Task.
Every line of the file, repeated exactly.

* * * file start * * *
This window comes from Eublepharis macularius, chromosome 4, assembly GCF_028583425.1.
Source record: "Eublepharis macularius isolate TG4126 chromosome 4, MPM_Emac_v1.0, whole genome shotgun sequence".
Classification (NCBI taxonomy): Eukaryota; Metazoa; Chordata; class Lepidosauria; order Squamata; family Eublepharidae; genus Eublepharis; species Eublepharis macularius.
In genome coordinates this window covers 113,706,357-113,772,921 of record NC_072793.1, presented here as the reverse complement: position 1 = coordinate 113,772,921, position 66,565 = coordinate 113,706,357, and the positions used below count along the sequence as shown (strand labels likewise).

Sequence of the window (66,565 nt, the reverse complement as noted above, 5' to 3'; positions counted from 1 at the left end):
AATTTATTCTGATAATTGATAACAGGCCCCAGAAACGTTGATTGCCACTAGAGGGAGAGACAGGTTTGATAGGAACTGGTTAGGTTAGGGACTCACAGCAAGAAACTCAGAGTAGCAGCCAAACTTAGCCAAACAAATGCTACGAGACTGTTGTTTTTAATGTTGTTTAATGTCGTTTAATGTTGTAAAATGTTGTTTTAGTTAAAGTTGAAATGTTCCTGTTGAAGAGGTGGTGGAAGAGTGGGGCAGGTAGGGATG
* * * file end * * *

This window comes from Eublepharis macularius, chromosome 4, assembly GCF_028583425.1.
Source record: "Eublepharis macularius isolate TG4126 chromosome 4, MPM_Emac_v1.0, whole genome shotgun sequence".
Classification (NCBI taxonomy): Eukaryota; Metazoa; Chordata; class Lepidosauria; order Squamata; family Eublepharidae; genus Eublepharis; species Eublepharis macularius.
In genome coordinates this window covers 113,706,357-113,772,921 of record NC_072793.1, presented here as the reverse complement: position 1 = coordinate 113,772,921, position 66,565 = coordinate 113,706,357, and the positions used below count along the sequence as shown (strand labels likewise).

Sequence of the window (66,565 nt, the reverse complement as noted above, 5' to 3'; positions counted from 1 at the left end):
AATTTATTCTGATAATTGATAACAGGCCCCAGAAACGTTGATTGCCACTAGAGGGAGAGACAGGTTTGATAGGAACTGGTTAGGTTAGGGACTCACAGCAAGAAACTCAGAGTAGCAGCCAAACTTAGCCAAACAAATGCTACGAGACTGTTGTTTTTAATGTTGTTTAATGTCGTTTAATGTTGTAAAATGTTGTTTTAGTTAAAGTTGAAATGTTCCTGTTGAAGAGGTGGTGGAAGAGTGGGGCAGGTAGGGATG